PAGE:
Canada’s Minas Passage - in the legendary Bay of Fundy - is home to one of the world’s greatest and most dramatic tidal ranges. The site is officially listed in the Guinness Book of Records, and lays claim to a series of stunning statistics.
Here the mighty tides move at walking pace. A seismic aquatic shift sees more than 100 billion tons of water filling and emptying the Bay of Fundy twice daily. It’s a mind-boggling volume equating to more than forty million Olympic-sized swimming pools.
The subsequent water force generated at the Minas Passage is equal to 8000 locomotives or 25 million horses. So extreme is this natural phenomenon, that the surrounding land is known to dip under the load.
The Minas Passage inlet lies 10 kilometres west of Parrsboro, Nova Scotia, in the eastern corner of the Bay of Fundy. Spanning 5km in width, it marks the entrance to broader Minas Basin.
The Minas Basin itself is an estuary, which forms at the mouth of the Cornwallis River, from where it ultimately empties into the Atlantic Ocean. Similar to many estuaries around the world, the Minas Basin is covered by thick layers of bay mud.
However, its tides are anything but ordinary rising and falling as much as 14 -16 meters. The horizontal range is equally significant covering approximately 5 kilometres, exposing large areas of the ocean floor.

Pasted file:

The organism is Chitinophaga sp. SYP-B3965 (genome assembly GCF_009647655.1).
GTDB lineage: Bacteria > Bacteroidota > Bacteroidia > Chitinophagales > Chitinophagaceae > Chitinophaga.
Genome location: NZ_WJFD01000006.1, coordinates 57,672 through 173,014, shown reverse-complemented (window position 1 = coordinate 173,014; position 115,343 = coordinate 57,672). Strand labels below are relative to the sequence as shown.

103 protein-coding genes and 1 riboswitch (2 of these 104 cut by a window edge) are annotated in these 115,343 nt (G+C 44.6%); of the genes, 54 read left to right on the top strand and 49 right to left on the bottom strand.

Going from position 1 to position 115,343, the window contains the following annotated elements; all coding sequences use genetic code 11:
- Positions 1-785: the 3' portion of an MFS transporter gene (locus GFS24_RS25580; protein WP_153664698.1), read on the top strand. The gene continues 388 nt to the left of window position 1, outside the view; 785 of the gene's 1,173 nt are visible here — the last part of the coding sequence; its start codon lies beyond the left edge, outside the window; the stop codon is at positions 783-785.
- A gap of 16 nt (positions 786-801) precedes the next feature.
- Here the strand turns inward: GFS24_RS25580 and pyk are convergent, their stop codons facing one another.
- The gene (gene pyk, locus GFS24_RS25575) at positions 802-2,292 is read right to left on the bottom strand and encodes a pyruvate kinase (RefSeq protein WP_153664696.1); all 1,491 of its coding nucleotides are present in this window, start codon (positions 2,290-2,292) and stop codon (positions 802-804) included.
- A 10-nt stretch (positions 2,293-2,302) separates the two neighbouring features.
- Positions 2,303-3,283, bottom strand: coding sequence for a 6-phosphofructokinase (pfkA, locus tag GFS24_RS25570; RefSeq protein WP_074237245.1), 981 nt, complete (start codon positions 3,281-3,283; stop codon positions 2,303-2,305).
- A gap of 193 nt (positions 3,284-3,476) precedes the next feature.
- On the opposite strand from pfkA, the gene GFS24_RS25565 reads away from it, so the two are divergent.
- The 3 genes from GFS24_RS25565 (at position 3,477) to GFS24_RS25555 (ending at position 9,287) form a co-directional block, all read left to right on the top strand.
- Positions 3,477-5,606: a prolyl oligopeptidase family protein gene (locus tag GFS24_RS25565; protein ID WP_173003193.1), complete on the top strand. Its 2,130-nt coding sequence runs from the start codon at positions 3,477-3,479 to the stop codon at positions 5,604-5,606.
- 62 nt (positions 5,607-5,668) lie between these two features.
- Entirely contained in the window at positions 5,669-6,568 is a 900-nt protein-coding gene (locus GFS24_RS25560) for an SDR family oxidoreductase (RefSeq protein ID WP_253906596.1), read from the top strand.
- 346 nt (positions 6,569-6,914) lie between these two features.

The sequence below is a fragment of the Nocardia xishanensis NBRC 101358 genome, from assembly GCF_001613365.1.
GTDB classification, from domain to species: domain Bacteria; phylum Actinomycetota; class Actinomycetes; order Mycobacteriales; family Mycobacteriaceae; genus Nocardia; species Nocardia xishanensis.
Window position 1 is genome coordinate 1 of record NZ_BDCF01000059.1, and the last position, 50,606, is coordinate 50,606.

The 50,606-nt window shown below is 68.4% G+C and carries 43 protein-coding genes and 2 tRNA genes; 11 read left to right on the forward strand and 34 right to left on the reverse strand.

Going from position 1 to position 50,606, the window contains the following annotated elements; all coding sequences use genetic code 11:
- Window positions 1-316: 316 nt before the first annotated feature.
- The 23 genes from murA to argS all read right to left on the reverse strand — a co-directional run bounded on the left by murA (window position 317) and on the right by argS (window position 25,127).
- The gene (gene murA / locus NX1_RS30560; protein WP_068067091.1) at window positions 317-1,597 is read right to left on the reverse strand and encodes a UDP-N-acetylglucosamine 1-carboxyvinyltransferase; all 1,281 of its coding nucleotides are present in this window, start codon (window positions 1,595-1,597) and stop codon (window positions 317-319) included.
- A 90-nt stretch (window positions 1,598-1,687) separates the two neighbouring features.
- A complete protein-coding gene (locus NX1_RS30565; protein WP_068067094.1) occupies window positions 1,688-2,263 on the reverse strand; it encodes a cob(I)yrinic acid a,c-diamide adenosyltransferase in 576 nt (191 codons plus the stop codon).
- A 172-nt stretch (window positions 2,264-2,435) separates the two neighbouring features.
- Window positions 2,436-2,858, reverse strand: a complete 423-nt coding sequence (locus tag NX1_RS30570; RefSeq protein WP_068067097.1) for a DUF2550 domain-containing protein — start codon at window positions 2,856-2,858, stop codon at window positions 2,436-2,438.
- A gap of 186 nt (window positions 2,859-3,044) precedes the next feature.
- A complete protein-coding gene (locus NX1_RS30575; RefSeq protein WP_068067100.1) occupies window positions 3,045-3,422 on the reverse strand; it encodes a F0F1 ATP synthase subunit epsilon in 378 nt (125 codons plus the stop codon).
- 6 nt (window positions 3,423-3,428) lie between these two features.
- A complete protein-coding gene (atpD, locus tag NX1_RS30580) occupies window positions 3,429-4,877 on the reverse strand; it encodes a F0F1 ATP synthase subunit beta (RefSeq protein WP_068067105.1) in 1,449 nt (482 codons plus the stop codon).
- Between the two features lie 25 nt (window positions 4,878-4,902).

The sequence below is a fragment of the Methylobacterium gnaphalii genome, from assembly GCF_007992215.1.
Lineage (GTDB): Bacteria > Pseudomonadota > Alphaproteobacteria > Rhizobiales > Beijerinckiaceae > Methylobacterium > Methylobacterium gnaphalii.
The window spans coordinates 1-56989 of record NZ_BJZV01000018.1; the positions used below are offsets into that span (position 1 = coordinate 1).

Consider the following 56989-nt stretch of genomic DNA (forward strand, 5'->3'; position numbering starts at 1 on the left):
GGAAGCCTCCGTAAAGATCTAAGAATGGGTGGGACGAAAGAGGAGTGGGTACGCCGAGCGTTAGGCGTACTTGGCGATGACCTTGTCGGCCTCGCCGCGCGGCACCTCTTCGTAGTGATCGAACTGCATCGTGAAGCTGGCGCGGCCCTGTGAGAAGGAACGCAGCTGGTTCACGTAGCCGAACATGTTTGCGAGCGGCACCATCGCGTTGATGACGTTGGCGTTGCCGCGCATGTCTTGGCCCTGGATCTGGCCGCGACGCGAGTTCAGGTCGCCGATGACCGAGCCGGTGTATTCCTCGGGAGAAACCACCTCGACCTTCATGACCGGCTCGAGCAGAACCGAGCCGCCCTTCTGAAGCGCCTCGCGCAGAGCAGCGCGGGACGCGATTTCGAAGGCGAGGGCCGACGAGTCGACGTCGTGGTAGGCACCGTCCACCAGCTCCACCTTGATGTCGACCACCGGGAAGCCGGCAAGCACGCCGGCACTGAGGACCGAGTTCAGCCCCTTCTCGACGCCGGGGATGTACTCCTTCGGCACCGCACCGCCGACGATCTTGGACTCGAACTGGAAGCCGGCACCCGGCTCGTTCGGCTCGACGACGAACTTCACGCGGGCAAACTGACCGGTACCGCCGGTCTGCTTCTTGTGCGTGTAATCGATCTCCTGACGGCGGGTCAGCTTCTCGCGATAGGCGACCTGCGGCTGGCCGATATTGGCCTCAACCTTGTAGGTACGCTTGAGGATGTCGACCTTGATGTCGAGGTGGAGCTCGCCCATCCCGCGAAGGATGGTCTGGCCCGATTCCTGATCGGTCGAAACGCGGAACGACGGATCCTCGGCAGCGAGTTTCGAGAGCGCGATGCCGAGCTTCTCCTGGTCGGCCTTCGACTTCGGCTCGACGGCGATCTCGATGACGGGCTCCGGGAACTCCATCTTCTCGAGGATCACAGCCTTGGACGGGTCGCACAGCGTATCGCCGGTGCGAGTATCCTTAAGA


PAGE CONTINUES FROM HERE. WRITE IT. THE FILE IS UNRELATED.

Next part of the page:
During a flood tide, more than four times the combined flow of all the world’s freshwater rivers enter the Bay of Fundy, within the same 6-hour interval.
Currents in Minas Passage can exceed 20 kilometers per hour. Such is the power of the water it temporarily reverses the flow of several rivers that empty into the bay.
Adding to the scene, Fundy’s Old Sow Whirlpool, at 75 metres wide, is also the largest whirlpool in the Western Hemisphere, and the second largest in the world.
Due to its extra-ordinary geology, including its semi-enclosed, basin-like form, the Minas Passage offers an ideal setting to harness tidal energy. This combined with world-class local infrastructure, including Fundy Ocean Research Centre for Energy (FORCE), were key factors in Sustainable Marine’s selection for its flagship Pempa’q Project – delivering the world’s first floating tidal array.
Research from the Electrical Power Research Institute (EPRI) has identified the Bay of Fundy as one North America’s leading sites for potential tidal power generation, not least because of its close proximity to an existing electricity grid.
Further research by Dr Richard Karsten at Acadia University specifically identified more than 7,000 megawatts of potential in the Minas Passage, roughly equal to the power needs of 2 million homes – or all of Atlantic Canada.
Models indicate upwards of 50,000 megawatts of energy exist in the entire Bay of Fundy.
The Guinness Book of World Records states the world’s highest average tides are in the Bay of Fundy, where the mean spring range in the Minas Basin is 14.5 metres (47.6 feet). The highest tide on record in the Bay was 21.6 metres (70.9 feet) in 1869.